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A euphoric hour of pure comedy risk-taking that leaves you with an infectious energy long after the show has finished.
The night ranged from the beautifully crafted to the utterly ridiculous. Josie Long kicked the night off by offering up the contents of her own rucksack to the crowd in a set that shone for its simplicity; topics moving seamlessly from the genuine emotion of a near-death experience to a pure silly impression of someone thinking about what to have for dinner. From Tom Allen who told a story about a shoe shop interspersed with singing in the style of a man whose very thoughts have been remixed, to Simon Munnery performing a perplexing and so-funny-it-hurt ditty about Putin with delightful physicality, the evening is one of pure hysterical joy, unburdened by gag rates but providing belly laughs all the same.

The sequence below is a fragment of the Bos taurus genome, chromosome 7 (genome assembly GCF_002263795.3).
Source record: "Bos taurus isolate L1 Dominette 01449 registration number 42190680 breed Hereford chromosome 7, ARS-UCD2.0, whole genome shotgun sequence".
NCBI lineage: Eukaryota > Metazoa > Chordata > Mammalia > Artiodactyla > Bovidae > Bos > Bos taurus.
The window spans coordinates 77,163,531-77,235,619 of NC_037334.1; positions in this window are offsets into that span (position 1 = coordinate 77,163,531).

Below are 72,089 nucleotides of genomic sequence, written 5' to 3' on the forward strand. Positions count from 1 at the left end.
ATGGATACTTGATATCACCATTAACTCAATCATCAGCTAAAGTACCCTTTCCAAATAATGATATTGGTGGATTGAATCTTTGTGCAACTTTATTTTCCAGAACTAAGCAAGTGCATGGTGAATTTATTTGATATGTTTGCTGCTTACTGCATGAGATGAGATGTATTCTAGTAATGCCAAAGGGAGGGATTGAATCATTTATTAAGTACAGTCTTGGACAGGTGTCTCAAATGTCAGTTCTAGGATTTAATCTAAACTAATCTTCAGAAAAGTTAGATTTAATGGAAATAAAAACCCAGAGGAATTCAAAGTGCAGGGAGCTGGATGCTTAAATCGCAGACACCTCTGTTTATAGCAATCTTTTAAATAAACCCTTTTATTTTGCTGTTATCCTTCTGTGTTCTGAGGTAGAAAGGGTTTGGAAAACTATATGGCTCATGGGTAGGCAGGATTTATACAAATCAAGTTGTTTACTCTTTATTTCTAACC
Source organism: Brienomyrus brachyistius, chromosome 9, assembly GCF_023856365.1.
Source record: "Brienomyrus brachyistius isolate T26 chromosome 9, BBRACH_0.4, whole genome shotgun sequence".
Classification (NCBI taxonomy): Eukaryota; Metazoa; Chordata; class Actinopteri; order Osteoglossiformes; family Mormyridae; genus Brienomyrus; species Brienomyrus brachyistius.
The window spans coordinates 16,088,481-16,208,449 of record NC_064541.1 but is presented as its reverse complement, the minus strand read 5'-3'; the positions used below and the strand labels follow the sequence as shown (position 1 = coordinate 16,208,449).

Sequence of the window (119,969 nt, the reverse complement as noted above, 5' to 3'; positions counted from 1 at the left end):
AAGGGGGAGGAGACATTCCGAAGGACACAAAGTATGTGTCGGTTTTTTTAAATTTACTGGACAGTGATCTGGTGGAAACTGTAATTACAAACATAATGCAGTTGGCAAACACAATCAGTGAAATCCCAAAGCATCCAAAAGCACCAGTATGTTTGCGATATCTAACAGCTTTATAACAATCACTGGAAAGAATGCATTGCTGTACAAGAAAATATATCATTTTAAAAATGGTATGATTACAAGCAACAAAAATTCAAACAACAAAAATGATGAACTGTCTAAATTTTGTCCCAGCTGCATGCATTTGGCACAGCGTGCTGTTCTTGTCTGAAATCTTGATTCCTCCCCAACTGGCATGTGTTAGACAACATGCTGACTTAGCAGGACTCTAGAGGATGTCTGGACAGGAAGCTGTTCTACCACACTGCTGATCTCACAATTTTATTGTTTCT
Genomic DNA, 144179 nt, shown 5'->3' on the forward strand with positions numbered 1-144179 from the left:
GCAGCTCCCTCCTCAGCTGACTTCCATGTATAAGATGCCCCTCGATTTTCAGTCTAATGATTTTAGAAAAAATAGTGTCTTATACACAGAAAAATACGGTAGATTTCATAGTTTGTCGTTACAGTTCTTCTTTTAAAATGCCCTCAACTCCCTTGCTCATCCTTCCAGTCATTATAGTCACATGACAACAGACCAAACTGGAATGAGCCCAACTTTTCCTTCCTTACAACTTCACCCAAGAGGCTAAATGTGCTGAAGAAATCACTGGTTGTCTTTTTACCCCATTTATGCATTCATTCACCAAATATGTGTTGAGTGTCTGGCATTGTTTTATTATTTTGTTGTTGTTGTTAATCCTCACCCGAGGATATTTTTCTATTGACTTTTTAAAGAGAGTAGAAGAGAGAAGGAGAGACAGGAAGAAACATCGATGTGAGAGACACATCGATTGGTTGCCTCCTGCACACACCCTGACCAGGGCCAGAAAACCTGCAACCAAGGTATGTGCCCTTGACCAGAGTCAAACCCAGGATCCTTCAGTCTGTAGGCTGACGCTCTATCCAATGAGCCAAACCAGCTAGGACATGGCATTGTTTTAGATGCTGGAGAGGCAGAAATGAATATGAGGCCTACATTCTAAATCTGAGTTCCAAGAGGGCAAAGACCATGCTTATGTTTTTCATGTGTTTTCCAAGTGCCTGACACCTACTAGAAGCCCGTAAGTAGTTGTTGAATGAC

Inventive and imaginative, the comedy isn’t so much performed as it is created in the room. A stunning set from Tim Fitzhigham, a man with the appearance of a rock and roll Robinson Crusoe, was entirely in semaphore – the audience had to shout out guesses as to what the movements might mean, building the jokes from the ground up. The night is as varied as you’re likely to find, from the utterly left field – including an act with a plastic doll that toed the line between horrifying and hilarious, to the sweetly simple – Tom Bell’s love song depicting water droplets in a kettle. The Alternative Comedy Memorial Society provides a euphoric hour of pure comedy risk-taking that leaves you with an infectious energy long after the show has finished.